GoWild: The Outdoorsman’s Social Media

Last year, I quit Facebook.

I thought it would be difficult, and that I’d probably cave and rejoin after a few weeks. Instead, I felt like I got time back, started having more meaningful conversations, and stopped witnessing useless drama. The majority of my connections had been people I’d known in high school and hadn’t seen since. And, the few people who were actually still my friends, I kept in contact with directly anyway.

Though I left Facebook and haven’t looked back, I’ve been a fairly regular Instagram visitor over the years. I had also considered leaving Instagram, but stayed in order to maintain frequent contact with readers of Fish Untamed. Despite my staying, I rarely make lasting connections or have meaningful engagement there.

Then, I joined GoWild.

The GoWild app logo

What is it?

I want to start by saying I’m not affiliated with GoWild in any way, apart from being a happy user. I joined after hearing about it on a few podcasts.

For those not familiar, GoWild is a social media app for outdoorsmen. Although it’s primarily focused on hunting and fishing, it’s also meant for hikers, skiers, bikers, climbers, cooks, fitness enthusiasts, and anyone else dedicating time to being more active outside.

While you can “follow” people you want to keep up with, GoWild is less focused on the concept of friends or following people, and geared more toward following activities. So, I can choose to see content I’m more interested in like fly fishing, hiking, and hunting, while excluding content I’m not, such as taxidermy.

There are quite a few of these categories, called trails, to follow, and each person’s post is included in a trail for followers of that trail to see. There are also fun and unexpected categories like outdoor podcasts, DIY, and noodling.

Apart from just writing posts to the trails, you can also log activity within each. With just the app, you can specify what you did, how long you did it, and share photos and text about your outdoor pursuit. If you have a Garmin watch, you can hook it up to automatically track things like time, routes, heart rate, and more during activities. These logged items (both manual and tracked) give your profile a score. The more stuff you do outside, the higher your score is.

I’ll be honest, when I first heard about the scoring system, I was a bit turned off. You get points for harvesting fish and game in addition to just being active outside, so at first it seemed like hunting, fishing, and other “consumptive” activities were being turned into a game. I didn’t like the idea of getting points for making a kill.

I’ve since changed my mind though, and don’t mind the scoring system. The points do nothing apart from showing which people have been logging activities (there are no point contests, ranking, or similar competitions), so I no longer view it as a game, but rather a way to show who is active on the app and outside.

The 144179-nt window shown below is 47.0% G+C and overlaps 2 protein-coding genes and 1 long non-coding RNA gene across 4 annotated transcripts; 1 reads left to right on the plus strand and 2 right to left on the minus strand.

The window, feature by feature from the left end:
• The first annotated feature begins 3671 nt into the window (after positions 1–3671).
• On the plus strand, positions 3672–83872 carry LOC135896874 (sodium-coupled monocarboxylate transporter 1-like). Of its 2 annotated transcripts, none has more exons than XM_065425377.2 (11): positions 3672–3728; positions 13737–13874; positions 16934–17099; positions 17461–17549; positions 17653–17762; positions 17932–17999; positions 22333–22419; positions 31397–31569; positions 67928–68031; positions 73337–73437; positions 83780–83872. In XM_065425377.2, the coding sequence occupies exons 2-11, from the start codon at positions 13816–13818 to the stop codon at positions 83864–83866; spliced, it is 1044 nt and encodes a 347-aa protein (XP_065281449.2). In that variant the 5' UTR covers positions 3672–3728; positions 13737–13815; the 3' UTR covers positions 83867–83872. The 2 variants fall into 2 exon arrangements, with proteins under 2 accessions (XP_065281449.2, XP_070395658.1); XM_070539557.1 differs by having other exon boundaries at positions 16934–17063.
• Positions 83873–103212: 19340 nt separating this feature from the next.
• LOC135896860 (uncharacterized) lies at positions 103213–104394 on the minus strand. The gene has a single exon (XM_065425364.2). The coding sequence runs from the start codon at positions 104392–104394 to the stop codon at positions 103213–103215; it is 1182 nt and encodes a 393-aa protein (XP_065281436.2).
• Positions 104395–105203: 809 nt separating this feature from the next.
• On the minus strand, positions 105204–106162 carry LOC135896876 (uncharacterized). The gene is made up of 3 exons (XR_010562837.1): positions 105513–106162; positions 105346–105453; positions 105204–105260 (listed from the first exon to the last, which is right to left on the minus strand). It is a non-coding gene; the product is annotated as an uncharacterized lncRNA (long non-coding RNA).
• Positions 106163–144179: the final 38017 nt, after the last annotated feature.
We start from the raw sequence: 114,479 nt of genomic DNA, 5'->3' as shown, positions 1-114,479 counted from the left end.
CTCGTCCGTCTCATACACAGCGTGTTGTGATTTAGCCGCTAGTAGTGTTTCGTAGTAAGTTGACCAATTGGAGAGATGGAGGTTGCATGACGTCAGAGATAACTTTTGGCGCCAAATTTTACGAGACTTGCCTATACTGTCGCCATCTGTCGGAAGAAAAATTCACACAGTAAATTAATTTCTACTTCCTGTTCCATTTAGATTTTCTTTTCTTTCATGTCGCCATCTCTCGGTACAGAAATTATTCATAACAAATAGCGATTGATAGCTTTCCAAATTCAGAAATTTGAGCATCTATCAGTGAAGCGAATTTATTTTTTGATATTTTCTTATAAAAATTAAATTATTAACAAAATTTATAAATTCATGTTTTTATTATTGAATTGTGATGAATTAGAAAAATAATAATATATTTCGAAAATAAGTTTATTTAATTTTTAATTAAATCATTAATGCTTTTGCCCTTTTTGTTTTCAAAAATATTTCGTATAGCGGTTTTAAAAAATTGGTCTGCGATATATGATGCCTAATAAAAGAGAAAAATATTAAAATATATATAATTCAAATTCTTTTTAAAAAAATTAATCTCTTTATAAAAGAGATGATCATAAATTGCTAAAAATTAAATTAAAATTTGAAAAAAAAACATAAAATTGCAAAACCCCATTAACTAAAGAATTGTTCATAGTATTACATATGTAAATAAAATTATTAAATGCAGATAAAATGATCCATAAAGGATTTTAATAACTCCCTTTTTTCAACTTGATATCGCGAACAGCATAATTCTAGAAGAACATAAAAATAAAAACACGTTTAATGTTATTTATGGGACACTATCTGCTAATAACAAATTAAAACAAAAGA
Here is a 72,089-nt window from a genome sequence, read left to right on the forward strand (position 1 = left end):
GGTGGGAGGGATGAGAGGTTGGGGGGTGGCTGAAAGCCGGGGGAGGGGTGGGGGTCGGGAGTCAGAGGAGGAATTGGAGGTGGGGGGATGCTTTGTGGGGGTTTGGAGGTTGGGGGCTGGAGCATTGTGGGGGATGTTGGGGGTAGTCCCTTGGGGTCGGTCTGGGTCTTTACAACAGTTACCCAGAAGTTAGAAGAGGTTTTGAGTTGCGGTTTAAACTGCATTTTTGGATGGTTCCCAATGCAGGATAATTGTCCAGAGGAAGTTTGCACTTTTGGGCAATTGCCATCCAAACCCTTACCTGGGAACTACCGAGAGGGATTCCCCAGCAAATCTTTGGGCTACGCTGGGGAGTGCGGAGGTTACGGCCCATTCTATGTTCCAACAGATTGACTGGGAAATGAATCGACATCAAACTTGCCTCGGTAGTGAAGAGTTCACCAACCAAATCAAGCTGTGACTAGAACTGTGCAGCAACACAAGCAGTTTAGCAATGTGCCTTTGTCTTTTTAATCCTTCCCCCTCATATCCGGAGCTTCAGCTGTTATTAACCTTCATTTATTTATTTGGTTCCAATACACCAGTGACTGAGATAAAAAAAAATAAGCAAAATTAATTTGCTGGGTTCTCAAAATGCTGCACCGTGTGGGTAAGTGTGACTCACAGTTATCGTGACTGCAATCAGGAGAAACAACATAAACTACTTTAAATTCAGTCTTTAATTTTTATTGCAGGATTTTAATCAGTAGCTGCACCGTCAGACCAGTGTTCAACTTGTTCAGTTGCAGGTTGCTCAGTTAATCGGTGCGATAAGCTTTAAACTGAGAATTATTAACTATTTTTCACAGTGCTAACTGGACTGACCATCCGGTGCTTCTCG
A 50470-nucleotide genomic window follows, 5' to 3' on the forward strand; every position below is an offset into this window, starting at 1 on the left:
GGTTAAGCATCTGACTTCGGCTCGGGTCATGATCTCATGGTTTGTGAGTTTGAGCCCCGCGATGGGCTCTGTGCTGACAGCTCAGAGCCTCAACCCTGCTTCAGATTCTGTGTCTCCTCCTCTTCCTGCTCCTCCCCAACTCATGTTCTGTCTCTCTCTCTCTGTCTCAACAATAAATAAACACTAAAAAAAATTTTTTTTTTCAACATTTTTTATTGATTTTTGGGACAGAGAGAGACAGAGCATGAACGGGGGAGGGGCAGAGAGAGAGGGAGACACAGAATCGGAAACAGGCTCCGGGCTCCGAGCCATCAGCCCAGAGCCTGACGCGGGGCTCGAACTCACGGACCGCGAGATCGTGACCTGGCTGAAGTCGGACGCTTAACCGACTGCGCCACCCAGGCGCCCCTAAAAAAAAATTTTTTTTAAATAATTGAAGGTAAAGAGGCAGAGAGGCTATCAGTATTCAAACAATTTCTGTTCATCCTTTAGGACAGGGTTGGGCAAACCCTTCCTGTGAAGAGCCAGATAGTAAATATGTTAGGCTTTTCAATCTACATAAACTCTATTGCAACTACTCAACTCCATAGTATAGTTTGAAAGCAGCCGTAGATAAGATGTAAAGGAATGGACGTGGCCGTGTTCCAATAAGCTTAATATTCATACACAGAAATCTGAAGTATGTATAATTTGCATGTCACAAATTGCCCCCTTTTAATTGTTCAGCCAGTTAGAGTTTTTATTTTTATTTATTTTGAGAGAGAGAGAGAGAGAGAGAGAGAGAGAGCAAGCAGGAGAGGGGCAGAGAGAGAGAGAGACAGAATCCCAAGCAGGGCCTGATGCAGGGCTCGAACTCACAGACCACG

3 hikers climbing a set of stone steps in a forest.

By outdoorsmen, for outdoorsmen

GoWild is a fairly simple app. Log your activities, share what you’ve been up to, ask questions, and connect with people.

However, there’s something about GoWild that I have yet to find on other social media sites: genuine and positive connections with complete strangers.

GoWild is a small community. Compared to the big hitters like Facebook, Twitter, and Instagram, it has a very small following. Yet, I have way higher engagement on nearly everything I post to GoWild, and nearly all my interactions are positive.

GoWild grew out of a need for a place for hunters and anglers to share their pursuits without the risk of being berated over activities that were legal, ethical, and productive. Obviously, truly bad behavior deserves to be called out, but too often sites like Instagram will block content that isn’t actually bad behavior.

Because of this, the community that flocked to GoWild went there with the goal of generally supporting each other, communicating openly, and trying to promote healthy and positive connections with the outdoors.

Although there’s a wide variety of people with a wide variety of interests (from bird hunting to birdwatching) on GoWild, it feels like a cohesive community and people are very active and responsive.

For example, I reached out to ask if anyone had experience making their own turkey tail mounts. Within a week, I had three homemade mounts sent to my house by another user, with whom I still chat frequently on the app.

I asked for recommendations on workout routines and had dozens of responses with creative ideas.

I mentioned that I wanted to find a way to carry my DSLR more easily while hiking, and had folks send me ideas of products to assist.

And, this is all from a relatively small niche community whose only goal is to connect with likeminded people and promote spending time outside.

As I mentioned before, I’m not affiliated with GoWild. I just really want to see more people ditching the big social media companies and giving small sites like this a chance. If more people acted civilly, the way the GoWild community does, social media would be a much more pleasant place.

2 Responses

  • Thank you so much for sharing this. It really means a lot to me that the community has resonated with you in such a positive way. Appreciate you, Katie!

    Reply
    • Katie Burgert

      Thanks for reading, Brad! Happy to spread the word whenever I can.

      Reply

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